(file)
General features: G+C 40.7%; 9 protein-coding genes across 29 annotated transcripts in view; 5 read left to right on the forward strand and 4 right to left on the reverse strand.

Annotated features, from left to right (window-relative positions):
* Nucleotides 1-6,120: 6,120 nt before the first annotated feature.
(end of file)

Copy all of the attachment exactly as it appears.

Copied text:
General features: G+C 40.7%; 9 protein-coding genes across 29 annotated transcripts in view; 5 read left to right on the forward strand and 4 right to left on the reverse strand.

Annotated features, from left to right (window-relative positions):
* Nucleotides 1-6,120: 6,120 nt before the first annotated feature.